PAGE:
ROY — After a little more than a year as Roy's city manager, Jason Poulsen plans to step down and return to the Roy Fire Department.
His planned departure doesn't stem from dissatisfaction with his job overseeing day-to-day administration of Roy, though. Indeed, Poulsen — who served as Roy fire chief before becoming city manager last year — contemplates returning to City Hall again someday, after what would be his third stint in the Roy Fire Department.
"I love the city. I love the direction we're going the last year-and-a-half. We've done a lot of good things," he said.
Rather, his planned resignation as city manager and return to the Roy Fire Department on Jan. 1 to take a captain's post is made with an eye to his long-term future. He's worked more than 18 years in varied firefighting capacities in Utah and if he gets in another 18 months, breaking the 20-year mark, he qualifies for a Tier 1 pension as a public safety employee in the state.
"It makes total sense," Poulsen said. The pension "brings some stability" to his life.
His plans took Mayor Bob Dandoy, who took office last January, by surprise.
"We're shocked. I'm telling you, I didn't even see this one coming," he said. City leaders will be seeking what would be the fifth city manager since 2014, he said, "and that's just disheartening for me."
Chris Davis served as city manager for around 13 years before resigning in August 2014. Andy Blackburn and Jay Baughman served in subsequent stints over the next three years and then Poulsen was appointed city manager in August 2017. With Poulsen's appointment, Dandoy had told the Standard-Examiner soon after taking on mayoral duties last January that he had hoped to bring a measure of stability to the office.
Now, city leaders will start the search for Poulsen's replacement, first looking for candidates among city employees before searching further afield, if necessary.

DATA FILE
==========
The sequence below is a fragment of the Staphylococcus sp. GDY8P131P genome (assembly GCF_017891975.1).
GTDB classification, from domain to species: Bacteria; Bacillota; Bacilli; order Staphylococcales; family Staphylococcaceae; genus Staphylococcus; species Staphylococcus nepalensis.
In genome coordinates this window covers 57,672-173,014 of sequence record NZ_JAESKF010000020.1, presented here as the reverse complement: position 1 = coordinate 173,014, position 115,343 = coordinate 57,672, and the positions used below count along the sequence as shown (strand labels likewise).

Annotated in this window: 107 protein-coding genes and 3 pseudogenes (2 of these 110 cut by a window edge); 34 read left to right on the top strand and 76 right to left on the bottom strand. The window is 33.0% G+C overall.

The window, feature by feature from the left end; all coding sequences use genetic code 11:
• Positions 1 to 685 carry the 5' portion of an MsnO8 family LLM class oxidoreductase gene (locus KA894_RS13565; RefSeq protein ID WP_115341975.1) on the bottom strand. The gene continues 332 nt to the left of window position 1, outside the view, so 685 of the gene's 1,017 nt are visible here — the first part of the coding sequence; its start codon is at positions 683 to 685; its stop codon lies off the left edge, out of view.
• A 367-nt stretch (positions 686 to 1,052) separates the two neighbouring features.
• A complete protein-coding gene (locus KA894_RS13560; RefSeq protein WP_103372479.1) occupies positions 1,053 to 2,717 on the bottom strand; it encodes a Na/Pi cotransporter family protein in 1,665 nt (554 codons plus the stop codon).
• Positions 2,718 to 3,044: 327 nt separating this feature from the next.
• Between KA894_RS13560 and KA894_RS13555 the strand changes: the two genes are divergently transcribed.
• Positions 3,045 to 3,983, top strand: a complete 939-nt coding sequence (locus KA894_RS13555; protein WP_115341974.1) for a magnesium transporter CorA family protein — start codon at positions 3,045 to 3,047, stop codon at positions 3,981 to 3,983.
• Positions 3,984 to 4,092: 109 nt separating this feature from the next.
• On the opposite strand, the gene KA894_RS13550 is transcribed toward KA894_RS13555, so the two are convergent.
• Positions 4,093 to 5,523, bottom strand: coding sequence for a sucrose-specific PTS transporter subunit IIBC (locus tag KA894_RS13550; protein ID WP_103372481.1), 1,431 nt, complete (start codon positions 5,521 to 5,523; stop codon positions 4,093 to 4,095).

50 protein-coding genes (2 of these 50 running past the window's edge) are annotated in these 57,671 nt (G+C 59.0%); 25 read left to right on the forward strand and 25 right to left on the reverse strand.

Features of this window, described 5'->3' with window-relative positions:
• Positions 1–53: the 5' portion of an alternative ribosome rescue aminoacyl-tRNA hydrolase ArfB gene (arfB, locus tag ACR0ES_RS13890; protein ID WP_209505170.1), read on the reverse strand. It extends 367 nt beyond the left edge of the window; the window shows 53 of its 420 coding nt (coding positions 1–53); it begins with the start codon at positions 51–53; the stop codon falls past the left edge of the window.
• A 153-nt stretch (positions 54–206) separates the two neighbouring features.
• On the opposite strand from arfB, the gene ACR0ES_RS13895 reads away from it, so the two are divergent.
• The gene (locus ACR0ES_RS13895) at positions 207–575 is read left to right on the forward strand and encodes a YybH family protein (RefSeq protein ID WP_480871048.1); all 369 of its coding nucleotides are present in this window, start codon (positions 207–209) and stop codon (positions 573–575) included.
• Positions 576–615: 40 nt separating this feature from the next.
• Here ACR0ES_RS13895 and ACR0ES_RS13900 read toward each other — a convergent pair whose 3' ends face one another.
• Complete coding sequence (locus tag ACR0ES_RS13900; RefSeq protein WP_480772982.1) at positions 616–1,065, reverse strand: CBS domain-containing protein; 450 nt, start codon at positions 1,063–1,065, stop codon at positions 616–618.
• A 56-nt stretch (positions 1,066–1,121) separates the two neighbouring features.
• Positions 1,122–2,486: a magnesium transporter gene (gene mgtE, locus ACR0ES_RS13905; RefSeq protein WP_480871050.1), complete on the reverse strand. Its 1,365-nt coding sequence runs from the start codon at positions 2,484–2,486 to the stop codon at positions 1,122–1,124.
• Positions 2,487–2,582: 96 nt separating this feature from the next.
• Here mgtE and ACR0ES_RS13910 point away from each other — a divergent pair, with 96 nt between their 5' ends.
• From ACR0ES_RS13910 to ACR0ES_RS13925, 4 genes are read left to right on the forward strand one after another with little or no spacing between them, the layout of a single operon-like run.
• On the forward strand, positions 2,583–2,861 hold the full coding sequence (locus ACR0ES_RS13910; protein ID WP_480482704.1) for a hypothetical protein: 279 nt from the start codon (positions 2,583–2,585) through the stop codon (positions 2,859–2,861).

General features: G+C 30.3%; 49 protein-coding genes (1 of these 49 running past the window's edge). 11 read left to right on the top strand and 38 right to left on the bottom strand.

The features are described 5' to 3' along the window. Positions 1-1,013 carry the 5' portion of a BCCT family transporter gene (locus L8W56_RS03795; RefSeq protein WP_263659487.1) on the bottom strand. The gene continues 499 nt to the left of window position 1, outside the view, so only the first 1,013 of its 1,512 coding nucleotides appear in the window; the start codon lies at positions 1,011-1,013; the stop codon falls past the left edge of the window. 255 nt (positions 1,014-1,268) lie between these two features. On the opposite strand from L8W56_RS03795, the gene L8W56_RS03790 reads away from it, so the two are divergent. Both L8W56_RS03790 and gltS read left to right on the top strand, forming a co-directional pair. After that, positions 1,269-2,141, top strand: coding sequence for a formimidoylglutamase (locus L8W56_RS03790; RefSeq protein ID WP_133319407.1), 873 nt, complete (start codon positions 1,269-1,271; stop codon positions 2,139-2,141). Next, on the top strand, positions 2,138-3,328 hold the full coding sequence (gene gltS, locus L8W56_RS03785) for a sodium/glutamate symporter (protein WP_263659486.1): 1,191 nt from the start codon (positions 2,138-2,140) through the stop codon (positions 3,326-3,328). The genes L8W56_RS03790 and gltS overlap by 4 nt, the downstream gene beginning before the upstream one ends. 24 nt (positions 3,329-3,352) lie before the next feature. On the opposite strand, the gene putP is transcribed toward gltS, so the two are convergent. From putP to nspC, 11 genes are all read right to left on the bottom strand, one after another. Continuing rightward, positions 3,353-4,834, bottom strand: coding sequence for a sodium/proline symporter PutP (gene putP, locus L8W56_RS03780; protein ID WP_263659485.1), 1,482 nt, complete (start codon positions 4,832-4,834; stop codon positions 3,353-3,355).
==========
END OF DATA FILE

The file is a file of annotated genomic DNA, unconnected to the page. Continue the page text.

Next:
Dandoy lauded Poulsen's service as city manager. "He was doing great things. Him and I had a great working relationship," the mayor said.
Likewise, Poulsen pointed to several accomplishments during his tenure. Morale at City Hall is up, the city finalized a controversial annexation process and key personnel changes were made among city staffers. "The city's in a super good spot," he said.
COULD FACE A PAY CUT
After 30 years of public service, combining his stints as a Utah firefighter and at Roy City Hall were he to remain, Poulsen, 43, would qualify for a Tier 1 pension as a public employee. But he worried about the uncertainty in waiting another 11-and-a-half years as city manager to reach the 30-year mark, prompting his decision to take the fire department post.
Poulsen served as Roy fire chief from mid-2012 until taking the city manager's job last year. He also served in the Roy Fire Department in the 1990s and 2000s as paramedic and captain before a stint as chief in the Clearfield Fire Department in the early 2010s.
When taking the city manager's post, Poulsen figured he would potentially return to firefighting at some point to qualify for the 20-year public safety pension. But he decided to take the job at City Hall because of need. "We knew that there were some positive changes that needed to be made," he said.
Now, with the retirement of a Roy fire captain, the timing is right, he thinks, to jump back to the fire department. Though Roy will presumably have a new city manager when Poulsen reaches the 20-year mark as a firefighter, he said he'd be willing to take another role were he to return to City Hall after that, as assistant city manager, perhaps.
In returning to the fire department, Poulsen could face a pay cut, notwithstanding the pension he stands to earn after 20 years in service.
According to data managed by the Utah Division of Finance, within the Utah Department of Administrative Services, Baughman earned $141,837 in wages and benefits as Roy city manager in 2017. That's the last year with available data. The highest paid fire department captain that year earned $129,378 in wages and benefits while, Poulsen, as fire chief, earned $157,873.
Current wage figures for 2018 weren't immediately available.